Devrah Arndt came to Milwaukee armed with a bachelor’s degree in biology from UW-Madison and took a job as a lab technician at UWM’s School of Freshwater Sciences (SFS). The job turned into a career path that culminated this month with her doctoral degree.
For Benjamin Blair, the road leading to SFS and a PhD in water policy began with bachelor’s and master’s degrees in business from UW-Whitewater. He then moved to Milwaukee, lured by the city’s rising profile as a hub of water research and technology.
Arndt and Blair have become the first PhD graduates of UWM’s unique graduate school, and were among 160 doctoral degrees awarded at commencement on May 18.
Arndt was introduced to the field of toxicology while working in the lab of Associate Professor Rebecca Klaper, an expert in the effects of emerging contaminants in freshwater systems, like the Great Lakes. One of Arndt’s primary projects involved exposing fish cells to carbon nanomaterials – atomic-scale particles used to give commercial products various properties, such as dirt-resistance, strength or sun-blocking.
These particles are too small to be visible or to be removed by wastewater treatment processes and they end up into the water supply, where they may affect the health of people or aquatic life.
Arndt describes the work as both “interesting and exhilarating,” and so, when she got the chance to get her graduate training on human and ecosystem health with Klaper, she jumped at it.
“I knew I always wanted to work in water,” said Arndt, who is now working as a postdoctoral scholar at the University of Kentucky in Lexington. “The school has a perfect location on Lake Michigan, and it also had some of the top freshwater researchers in the nation as part of its academic program. I feel very lucky to have gotten my PhD from this program.”
In 2011, she won a prestigious grant from the Charles A. and Anne Morrow Lindbergh Foundation, which funded her research for an entire summer.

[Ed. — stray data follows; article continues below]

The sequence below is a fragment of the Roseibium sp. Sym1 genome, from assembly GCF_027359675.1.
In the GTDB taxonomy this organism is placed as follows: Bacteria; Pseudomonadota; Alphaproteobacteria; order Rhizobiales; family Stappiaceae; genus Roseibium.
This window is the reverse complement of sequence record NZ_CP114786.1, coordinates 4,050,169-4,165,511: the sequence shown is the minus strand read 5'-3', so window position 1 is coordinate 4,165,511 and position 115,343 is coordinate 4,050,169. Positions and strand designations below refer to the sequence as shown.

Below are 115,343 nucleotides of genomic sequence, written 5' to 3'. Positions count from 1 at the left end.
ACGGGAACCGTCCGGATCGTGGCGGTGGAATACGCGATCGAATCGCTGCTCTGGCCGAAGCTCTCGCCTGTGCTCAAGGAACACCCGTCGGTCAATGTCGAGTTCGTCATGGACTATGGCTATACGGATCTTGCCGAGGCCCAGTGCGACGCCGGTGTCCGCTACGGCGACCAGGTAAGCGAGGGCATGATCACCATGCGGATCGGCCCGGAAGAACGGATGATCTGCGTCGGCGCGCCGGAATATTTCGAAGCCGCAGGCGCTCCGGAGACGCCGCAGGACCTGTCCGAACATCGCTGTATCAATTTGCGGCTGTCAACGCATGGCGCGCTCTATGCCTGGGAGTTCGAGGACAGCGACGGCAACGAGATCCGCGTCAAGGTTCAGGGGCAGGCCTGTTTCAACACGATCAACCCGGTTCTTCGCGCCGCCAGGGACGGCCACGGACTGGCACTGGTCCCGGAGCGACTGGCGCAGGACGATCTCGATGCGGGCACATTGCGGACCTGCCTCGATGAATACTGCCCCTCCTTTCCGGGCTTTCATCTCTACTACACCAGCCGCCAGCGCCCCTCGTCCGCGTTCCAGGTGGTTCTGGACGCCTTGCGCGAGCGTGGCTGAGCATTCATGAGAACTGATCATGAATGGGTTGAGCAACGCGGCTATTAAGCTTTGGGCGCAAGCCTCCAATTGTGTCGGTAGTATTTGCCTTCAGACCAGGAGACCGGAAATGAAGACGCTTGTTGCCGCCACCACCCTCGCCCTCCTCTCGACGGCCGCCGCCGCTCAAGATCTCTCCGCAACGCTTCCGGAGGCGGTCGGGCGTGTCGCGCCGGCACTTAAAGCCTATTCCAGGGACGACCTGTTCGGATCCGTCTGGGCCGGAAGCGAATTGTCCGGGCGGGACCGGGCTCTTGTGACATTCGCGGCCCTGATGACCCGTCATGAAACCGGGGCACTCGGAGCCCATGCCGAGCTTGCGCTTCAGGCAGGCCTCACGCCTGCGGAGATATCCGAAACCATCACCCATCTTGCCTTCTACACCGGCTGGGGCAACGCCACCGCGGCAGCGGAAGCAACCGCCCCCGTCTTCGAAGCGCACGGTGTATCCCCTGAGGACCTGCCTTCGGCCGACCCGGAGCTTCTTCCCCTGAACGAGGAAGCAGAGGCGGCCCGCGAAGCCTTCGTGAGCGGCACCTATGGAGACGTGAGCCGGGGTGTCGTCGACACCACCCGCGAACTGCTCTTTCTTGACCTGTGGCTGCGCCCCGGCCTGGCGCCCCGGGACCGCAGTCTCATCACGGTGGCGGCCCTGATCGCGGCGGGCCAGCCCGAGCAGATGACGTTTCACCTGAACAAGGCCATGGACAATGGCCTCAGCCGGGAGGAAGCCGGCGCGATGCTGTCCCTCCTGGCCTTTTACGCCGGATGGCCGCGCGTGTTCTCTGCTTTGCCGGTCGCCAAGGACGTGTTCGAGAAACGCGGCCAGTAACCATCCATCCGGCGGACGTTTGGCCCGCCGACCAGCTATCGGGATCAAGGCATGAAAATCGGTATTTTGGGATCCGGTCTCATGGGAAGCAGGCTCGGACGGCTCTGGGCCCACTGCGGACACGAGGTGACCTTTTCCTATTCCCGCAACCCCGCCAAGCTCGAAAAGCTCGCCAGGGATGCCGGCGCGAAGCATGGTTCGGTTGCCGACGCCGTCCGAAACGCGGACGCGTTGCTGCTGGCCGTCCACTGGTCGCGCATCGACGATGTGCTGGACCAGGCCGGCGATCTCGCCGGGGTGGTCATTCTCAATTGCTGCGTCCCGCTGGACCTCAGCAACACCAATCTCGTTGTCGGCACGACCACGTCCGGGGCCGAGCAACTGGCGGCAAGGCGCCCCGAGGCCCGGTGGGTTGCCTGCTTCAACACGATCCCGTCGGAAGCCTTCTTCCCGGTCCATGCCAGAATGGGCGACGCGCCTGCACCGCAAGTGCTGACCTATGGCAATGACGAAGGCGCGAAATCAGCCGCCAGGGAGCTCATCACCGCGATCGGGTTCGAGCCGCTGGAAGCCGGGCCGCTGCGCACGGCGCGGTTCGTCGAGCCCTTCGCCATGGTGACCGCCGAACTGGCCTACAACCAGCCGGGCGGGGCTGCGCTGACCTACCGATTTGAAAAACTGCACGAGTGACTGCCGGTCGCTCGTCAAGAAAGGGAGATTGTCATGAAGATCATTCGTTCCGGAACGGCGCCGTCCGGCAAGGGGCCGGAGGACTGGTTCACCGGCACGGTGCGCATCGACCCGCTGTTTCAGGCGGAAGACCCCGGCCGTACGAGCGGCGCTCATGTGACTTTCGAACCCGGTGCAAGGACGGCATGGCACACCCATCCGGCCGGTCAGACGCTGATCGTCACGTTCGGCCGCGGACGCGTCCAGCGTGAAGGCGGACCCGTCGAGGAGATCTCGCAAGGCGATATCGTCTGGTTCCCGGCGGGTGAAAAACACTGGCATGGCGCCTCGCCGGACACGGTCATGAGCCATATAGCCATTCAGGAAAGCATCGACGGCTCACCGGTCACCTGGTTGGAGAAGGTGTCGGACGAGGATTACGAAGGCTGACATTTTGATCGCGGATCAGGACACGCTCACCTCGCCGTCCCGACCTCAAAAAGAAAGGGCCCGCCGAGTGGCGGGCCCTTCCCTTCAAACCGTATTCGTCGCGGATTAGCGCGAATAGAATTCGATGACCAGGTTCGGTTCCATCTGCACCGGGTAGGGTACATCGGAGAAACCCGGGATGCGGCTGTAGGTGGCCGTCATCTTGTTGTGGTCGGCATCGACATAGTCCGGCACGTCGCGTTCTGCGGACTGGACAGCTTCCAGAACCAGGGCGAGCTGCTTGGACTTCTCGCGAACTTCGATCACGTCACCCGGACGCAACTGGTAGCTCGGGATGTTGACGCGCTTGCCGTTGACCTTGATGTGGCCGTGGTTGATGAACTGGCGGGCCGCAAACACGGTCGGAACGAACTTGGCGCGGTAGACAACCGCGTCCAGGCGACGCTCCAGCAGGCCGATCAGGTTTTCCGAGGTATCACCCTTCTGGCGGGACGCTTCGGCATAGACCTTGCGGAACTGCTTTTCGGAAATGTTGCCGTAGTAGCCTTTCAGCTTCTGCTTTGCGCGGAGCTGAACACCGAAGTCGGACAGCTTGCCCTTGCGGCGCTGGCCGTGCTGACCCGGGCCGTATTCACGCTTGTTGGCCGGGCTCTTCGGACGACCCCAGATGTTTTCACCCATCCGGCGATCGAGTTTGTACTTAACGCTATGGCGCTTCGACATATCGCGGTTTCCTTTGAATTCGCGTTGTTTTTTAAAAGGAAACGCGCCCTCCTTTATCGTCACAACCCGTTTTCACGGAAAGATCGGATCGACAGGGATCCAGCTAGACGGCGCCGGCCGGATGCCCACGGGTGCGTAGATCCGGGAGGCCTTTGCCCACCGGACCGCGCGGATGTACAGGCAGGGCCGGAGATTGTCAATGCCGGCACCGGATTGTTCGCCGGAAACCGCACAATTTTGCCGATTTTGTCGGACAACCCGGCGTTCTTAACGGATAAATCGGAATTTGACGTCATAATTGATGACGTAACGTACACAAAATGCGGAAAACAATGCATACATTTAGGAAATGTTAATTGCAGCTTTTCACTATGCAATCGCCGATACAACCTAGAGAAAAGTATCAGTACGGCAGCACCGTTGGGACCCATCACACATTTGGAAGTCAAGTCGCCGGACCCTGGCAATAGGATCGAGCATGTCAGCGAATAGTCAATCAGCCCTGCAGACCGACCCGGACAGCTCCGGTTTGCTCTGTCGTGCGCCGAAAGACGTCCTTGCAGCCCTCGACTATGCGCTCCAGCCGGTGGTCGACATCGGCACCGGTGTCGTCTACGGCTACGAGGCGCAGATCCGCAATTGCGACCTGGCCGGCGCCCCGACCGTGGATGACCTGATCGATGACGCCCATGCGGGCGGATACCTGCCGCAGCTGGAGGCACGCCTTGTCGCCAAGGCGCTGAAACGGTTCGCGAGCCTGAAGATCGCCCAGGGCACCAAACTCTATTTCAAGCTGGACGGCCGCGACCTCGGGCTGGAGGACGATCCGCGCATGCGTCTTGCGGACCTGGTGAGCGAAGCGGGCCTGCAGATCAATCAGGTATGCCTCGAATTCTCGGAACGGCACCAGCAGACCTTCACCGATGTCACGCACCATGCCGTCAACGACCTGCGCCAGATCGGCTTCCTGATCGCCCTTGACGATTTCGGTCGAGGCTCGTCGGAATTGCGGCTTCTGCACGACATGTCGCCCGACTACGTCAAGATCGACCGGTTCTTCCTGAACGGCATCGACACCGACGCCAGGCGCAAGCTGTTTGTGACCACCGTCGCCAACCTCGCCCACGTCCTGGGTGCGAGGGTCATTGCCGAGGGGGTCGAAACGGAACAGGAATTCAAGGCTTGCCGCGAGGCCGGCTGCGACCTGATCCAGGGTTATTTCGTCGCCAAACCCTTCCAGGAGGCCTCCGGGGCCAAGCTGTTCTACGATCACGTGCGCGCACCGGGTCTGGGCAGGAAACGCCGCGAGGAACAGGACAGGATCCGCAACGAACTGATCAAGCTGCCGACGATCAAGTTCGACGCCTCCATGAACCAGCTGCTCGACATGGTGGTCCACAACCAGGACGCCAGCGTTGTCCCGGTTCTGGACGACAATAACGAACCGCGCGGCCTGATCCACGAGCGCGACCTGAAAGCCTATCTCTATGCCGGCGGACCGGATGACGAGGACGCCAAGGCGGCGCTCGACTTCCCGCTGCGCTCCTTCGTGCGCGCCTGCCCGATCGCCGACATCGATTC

“Another highlight of my doctoral journey,” she said, “was attending local and national conferences, which provided me access to the professional science community and allowed me to realize the importance of my research.”
Waupaca native Benjamin Blair arrived in Milwaukee looking for a way to apply his business degrees. So he took a few environmental engineering courses, including one in wastewater treatment, at the Milwaukee School of Engineering (MSOE).
“Through the courses I was taking at MSOE, I saw as a tremendous fit for someone with a background in finance to work in freshwater,” he said.
He wasn’t aiming at a career as an accountant – or as an engineer. But by following his interests he homed in on the policy and management track at SFS.
“I wanted a very interdisciplinary degree for a very interdisciplinary job,” he said. “This bridged the gap for me between environmental science and policy.”
Blair also worked with Klaper, but his focus was on the management implications of pharmaceutical and personal-care products in wastewater. His graduate school high point occurred at a non-academic conference in Denver.
“It was an event for pharmacists focused on pharmaceuticals in water supplies,” he said. “I just showed up because I was interested in the topic. And at one session, the speakers called attention to a published paper on pharmaceuticals found in Lake Michigan. It was a paper I had written.”
The incident took him completely by surprise. “To have a paper you wrote discussed by others at a national conference felt pretty good,” he said. “People must be reading it.”
Blair is currently at the University of Colorado Denver, where he teaches and conducts research on the policy and management of the hydrology of fracking.